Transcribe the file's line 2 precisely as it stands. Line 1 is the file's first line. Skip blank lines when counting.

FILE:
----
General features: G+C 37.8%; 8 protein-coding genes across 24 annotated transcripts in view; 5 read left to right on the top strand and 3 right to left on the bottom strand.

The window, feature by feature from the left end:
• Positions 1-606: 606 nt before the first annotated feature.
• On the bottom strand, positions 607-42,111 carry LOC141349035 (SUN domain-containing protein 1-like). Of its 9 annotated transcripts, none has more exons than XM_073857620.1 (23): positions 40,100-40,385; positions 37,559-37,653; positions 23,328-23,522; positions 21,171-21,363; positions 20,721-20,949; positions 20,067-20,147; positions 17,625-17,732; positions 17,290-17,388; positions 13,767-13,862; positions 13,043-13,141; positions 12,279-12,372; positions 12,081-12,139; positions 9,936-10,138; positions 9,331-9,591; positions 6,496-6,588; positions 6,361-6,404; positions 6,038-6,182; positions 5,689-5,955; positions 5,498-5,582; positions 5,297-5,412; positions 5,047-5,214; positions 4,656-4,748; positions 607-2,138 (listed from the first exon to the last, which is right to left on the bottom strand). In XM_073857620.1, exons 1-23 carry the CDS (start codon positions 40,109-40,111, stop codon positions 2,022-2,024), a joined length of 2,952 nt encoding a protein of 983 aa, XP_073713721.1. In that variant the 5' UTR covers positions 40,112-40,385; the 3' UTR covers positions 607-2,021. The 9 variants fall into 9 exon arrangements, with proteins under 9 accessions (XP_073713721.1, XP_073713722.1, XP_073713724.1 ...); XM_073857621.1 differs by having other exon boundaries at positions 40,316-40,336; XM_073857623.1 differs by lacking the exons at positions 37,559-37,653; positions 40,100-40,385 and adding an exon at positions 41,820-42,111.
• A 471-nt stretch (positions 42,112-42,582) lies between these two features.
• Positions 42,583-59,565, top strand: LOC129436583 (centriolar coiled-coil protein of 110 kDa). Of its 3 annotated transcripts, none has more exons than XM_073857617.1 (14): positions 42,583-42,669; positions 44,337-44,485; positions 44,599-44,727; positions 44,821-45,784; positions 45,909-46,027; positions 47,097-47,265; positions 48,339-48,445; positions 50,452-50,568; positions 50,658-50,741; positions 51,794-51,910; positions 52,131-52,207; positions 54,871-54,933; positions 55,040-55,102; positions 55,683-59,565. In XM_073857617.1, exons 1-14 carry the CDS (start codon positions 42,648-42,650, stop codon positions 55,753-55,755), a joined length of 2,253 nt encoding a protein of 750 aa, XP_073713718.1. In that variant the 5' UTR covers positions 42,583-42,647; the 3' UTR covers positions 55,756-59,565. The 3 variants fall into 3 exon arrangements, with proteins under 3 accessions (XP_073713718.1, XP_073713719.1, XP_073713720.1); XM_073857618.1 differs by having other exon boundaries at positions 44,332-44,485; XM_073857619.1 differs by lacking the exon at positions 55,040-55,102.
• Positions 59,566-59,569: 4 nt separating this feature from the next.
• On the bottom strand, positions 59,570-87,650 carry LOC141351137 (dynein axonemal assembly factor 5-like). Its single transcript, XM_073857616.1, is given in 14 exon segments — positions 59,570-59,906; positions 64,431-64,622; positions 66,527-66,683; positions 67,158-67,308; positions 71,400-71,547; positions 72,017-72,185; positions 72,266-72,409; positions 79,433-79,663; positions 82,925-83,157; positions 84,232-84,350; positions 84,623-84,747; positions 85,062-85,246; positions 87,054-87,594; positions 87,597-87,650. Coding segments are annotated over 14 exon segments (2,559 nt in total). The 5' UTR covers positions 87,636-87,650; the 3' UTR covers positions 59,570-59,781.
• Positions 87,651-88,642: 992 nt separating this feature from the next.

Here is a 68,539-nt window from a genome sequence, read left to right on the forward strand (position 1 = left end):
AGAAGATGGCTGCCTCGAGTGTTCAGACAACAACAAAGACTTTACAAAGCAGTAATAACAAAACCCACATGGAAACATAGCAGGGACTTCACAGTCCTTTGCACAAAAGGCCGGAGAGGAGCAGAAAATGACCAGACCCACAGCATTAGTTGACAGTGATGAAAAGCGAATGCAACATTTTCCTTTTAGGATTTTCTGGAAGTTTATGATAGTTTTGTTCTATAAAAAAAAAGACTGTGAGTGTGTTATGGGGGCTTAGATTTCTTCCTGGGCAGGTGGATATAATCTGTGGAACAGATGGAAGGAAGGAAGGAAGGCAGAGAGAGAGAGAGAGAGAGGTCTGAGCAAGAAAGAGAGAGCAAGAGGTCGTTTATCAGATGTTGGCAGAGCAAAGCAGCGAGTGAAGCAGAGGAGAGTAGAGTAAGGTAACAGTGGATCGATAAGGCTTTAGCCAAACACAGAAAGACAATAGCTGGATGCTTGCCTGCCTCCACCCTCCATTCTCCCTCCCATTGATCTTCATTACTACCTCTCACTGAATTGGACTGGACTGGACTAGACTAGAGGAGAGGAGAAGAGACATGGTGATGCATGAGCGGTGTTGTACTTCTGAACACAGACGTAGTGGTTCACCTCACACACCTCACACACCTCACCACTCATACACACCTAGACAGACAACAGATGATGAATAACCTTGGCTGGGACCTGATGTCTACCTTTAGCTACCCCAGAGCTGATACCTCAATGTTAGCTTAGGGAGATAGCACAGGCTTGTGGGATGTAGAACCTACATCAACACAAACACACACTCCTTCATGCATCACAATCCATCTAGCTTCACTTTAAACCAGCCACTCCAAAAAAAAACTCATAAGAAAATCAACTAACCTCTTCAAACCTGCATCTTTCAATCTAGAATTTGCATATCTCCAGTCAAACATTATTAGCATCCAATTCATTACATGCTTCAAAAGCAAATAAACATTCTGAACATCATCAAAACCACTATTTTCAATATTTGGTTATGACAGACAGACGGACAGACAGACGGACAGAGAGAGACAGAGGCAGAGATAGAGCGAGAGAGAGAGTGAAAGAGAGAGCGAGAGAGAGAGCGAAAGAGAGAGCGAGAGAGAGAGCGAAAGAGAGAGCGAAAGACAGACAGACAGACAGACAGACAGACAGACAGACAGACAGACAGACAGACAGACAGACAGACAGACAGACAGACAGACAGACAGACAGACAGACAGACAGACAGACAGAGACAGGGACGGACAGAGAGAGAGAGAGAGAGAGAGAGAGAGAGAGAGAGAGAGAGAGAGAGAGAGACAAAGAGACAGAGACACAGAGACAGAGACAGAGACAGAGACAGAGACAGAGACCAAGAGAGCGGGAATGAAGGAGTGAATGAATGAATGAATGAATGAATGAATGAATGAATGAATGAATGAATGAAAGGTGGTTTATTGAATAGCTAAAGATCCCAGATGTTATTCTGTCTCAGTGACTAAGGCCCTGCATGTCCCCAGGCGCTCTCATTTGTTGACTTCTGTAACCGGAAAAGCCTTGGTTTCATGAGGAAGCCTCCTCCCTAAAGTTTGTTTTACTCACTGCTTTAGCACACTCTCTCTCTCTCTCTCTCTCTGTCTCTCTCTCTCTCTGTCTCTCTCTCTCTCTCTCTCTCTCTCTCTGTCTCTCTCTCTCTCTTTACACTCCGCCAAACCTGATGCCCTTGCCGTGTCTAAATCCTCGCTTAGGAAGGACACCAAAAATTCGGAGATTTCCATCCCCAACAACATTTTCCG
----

The window, feature by feature from the left end: